22 A Really Big Idea for All Teachers What about in your subject area? Do you yourself understand the really big ideas?

23 Big Ideas What prompts understanding?

24 Big Ideas What prompts understanding? Not drills alone.

25 Big Ideas What prompts understanding? Not drills alone. Not memorizing facts just to know facts.

26 Big Ideas What prompts understanding? Not drills alone. Not memorizing facts just to know facts. Not covering as much material as possible in a given term.

27 Big Ideas What prompts understanding? Not drills alone. Not memorizing facts just to know facts. Not covering as much material as possible in a given term. Not giving out As to students who are skilled at drills, memorizing, and spitting back information on tests, only to forget it by the next test.

28 Big Ideas What prompts understanding? It takes teachers committed to thinking, reflecting, and working together to come to a consensus on reasonable evidence of understanding in terms of student performance.

29 Big Ideas What else prompts understanding? It takes uncoverage.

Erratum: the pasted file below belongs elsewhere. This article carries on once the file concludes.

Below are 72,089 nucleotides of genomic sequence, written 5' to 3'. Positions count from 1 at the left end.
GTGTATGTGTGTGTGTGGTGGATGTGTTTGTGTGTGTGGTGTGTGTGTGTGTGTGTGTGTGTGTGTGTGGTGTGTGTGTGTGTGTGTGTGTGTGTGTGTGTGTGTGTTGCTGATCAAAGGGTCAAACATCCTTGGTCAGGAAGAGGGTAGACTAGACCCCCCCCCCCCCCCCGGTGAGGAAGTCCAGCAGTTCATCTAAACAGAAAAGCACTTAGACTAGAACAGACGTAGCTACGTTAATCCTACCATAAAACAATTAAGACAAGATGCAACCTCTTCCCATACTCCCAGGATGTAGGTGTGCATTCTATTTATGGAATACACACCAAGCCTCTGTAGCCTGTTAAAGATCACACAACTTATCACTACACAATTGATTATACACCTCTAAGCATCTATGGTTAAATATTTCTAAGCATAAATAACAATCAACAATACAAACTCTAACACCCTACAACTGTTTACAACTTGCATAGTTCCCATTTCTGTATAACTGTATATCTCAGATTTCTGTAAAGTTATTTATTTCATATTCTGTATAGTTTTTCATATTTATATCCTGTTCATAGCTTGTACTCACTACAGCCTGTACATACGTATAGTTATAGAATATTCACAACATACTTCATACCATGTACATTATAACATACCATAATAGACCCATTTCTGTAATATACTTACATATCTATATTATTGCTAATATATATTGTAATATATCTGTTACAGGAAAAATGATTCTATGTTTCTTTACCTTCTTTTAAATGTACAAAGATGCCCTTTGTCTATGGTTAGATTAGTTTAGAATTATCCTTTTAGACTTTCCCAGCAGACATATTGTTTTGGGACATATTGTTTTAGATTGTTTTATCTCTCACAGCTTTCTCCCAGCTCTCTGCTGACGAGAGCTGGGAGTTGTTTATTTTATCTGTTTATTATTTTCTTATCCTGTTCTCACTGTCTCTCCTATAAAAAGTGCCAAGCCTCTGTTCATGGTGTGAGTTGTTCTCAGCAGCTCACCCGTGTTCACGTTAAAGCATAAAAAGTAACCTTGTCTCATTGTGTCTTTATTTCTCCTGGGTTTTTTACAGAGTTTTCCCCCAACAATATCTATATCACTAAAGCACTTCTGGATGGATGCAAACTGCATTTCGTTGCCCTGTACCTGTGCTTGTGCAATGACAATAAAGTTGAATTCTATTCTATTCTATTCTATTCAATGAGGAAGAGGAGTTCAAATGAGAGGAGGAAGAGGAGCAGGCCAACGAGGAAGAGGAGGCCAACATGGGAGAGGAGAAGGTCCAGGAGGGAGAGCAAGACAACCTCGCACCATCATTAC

30 Big Ideas What else prompts understanding? It takes uncoverage. NO! NOT THAT GYPSY-ROSE LEE KIND OF UNCOVERAGE!

31 Big Ideas What else prompts understanding? Uncoverage in the sense of: Determining students potential misunderstandings, then … Uncovering questions, issues, assumptions and gray areas, and, finally … *Uncovering core ideas at the heart of a subject.

32 Big Ideas What else prompts understanding? Uncoverage in the sense of: Determining students potential misunderstandings, then … Uncovering questions, issues, assumptions and gray areas, and, finally … *Uncovering core ideas at the heart of a subject.

33 Big Ideas What else prompts understanding? Uncoverage in the sense of: Determining students potential misunderstandings, then … Uncovering questions, issues, assumptions and gray areas, and, finally … *Uncovering core ideas at the heart of a subject.

34 Big Ideas Beware of pitfalls … Students dont understand--even if they give a correct answer--if they can only give that answer when the question is phrased just so.